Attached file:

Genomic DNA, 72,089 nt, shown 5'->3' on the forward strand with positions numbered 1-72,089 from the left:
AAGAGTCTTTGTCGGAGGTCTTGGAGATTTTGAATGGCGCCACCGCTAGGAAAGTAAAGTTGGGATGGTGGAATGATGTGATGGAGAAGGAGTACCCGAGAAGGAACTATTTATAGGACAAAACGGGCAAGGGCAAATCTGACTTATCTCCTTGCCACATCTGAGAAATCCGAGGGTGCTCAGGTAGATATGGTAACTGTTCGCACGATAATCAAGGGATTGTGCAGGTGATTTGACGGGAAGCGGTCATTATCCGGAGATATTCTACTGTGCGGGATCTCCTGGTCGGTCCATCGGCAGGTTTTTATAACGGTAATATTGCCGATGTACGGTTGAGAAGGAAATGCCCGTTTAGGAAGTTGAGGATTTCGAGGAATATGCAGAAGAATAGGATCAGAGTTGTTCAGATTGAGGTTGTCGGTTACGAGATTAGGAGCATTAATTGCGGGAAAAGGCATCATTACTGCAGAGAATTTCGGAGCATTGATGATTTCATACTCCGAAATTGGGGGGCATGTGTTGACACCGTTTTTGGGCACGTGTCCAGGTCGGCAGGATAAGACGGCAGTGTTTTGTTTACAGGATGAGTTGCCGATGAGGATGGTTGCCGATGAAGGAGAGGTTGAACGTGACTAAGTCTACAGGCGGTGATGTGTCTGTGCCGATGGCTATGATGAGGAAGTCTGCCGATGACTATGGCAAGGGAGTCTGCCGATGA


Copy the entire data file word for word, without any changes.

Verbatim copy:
Genomic DNA, 72,089 nt, shown 5'->3' on the forward strand with positions numbered 1-72,089 from the left:
AAGAGTCTTTGTCGGAGGTCTTGGAGATTTTGAATGGCGCCACCGCTAGGAAAGTAAAGTTGGGATGGTGGAATGATGTGATGGAGAAGGAGTACCCGAGAAGGAACTATTTATAGGACAAAACGGGCAAGGGCAAATCTGACTTATCTCCTTGCCACATCTGAGAAATCCGAGGGTGCTCAGGTAGATATGGTAACTGTTCGCACGATAATCAAGGGATTGTGCAGGTGATTTGACGGGAAGCGGTCATTATCCGGAGATATTCTACTGTGCGGGATCTCCTGGTCGGTCCATCGGCAGGTTTTTATAACGGTAATATTGCCGATGTACGGTTGAGAAGGAAATGCCCGTTTAGGAAGTTGAGGATTTCGAGGAATATGCAGAAGAATAGGATCAGAGTTGTTCAGATTGAGGTTGTCGGTTACGAGATTAGGAGCATTAATTGCGGGAAAAGGCATCATTACTGCAGAGAATTTCGGAGCATTGATGATTTCATACTCCGAAATTGGGGGGCATGTGTTGACACCGTTTTTGGGCACGTGTCCAGGTCGGCAGGATAAGACGGCAGTGTTTTGTTTACAGGATGAGTTGCCGATGAGGATGGTTGCCGATGAAGGAGAGGTTGAACGTGACTAAGTCTACAGGCGGTGATGTGTCTGTGCCGATGGCTATGATGAGGAAGTCTGCCGATGACTATGGCAAGGGAGTCTGCCGATGA